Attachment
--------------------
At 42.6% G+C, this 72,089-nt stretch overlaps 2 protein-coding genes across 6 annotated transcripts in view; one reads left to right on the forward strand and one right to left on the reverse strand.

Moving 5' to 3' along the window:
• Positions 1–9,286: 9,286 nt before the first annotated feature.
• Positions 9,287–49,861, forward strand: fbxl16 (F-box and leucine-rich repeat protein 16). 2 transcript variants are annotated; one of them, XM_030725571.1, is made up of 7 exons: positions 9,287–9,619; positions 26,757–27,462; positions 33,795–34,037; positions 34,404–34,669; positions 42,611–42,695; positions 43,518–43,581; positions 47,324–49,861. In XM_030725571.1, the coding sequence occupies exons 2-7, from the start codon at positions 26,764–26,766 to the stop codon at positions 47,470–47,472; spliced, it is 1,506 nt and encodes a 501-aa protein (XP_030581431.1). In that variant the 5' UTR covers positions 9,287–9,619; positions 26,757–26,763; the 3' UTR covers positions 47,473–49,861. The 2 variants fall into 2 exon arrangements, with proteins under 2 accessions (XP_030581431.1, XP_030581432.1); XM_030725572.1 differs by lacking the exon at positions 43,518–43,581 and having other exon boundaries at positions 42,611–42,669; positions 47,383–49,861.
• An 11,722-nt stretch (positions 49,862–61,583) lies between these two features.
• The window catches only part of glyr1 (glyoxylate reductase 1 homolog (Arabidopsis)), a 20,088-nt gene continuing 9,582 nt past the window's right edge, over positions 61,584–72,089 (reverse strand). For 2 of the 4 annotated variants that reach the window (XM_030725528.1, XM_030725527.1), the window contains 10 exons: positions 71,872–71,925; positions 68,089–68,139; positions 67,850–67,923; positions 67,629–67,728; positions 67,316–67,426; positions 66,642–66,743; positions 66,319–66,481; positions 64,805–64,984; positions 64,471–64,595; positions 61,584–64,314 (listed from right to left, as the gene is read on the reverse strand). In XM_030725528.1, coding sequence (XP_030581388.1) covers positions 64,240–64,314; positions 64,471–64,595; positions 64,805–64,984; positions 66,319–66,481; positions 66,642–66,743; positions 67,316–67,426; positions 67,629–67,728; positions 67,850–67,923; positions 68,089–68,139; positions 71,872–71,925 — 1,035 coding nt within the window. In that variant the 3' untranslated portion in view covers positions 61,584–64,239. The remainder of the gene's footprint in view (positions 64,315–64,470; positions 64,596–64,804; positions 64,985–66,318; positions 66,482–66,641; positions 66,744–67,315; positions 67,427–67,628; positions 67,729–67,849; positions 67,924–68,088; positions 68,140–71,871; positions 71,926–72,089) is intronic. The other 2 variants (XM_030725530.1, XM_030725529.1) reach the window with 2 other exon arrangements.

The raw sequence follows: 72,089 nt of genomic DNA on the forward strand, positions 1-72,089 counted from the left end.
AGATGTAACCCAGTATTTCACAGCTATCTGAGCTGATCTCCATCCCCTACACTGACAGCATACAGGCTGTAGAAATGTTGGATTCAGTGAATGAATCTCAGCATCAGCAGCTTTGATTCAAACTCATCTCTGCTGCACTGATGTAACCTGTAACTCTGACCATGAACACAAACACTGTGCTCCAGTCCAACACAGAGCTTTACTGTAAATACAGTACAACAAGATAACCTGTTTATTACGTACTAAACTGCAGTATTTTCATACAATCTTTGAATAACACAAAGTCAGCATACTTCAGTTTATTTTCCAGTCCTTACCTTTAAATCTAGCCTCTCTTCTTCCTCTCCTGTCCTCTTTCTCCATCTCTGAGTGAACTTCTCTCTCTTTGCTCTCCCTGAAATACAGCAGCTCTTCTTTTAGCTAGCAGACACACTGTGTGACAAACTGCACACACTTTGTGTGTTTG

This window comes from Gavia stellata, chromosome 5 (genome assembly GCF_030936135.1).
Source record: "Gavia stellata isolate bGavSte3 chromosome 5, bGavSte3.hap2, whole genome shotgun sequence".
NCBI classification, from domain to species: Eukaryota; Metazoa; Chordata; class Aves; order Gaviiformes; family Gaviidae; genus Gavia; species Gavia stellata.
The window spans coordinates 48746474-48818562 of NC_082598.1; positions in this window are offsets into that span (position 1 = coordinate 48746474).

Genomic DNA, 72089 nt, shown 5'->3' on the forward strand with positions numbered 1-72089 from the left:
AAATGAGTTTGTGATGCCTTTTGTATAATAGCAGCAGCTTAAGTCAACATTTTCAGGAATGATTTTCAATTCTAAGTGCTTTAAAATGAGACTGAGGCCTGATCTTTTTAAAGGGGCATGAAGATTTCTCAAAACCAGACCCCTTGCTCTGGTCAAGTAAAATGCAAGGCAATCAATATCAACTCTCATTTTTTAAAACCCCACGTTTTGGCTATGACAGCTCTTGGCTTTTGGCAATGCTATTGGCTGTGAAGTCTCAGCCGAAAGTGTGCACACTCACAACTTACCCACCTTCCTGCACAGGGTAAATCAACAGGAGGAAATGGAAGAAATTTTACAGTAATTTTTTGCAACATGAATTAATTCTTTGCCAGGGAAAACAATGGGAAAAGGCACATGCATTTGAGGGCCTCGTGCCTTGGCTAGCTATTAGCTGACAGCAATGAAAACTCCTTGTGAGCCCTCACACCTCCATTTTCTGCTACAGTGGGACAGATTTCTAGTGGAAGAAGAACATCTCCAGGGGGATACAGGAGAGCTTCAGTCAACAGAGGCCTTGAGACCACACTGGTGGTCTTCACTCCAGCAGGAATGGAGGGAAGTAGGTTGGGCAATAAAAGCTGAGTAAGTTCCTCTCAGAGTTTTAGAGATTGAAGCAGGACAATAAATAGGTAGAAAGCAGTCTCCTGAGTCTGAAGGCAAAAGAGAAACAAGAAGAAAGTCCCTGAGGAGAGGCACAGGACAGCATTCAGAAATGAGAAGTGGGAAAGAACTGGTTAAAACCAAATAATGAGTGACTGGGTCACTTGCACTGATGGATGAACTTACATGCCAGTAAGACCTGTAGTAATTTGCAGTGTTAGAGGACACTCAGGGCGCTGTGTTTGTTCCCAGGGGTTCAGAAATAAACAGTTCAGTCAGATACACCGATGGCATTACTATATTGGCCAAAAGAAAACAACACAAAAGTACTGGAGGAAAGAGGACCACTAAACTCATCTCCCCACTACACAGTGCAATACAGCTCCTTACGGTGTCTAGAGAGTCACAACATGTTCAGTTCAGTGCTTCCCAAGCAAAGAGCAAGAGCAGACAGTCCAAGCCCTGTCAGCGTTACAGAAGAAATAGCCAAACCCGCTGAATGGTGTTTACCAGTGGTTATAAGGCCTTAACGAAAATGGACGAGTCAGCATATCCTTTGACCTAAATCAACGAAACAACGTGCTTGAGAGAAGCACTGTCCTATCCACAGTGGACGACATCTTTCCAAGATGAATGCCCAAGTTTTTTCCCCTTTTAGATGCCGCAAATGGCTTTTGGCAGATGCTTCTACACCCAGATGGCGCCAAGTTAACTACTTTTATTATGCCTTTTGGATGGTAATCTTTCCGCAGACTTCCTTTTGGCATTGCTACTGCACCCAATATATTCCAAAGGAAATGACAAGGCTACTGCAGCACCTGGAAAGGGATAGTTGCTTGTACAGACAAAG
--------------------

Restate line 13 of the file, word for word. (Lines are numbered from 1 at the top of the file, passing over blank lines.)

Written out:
Genomic DNA, 72089 nt, shown 5'->3' on the forward strand with positions numbered 1-72089 from the left: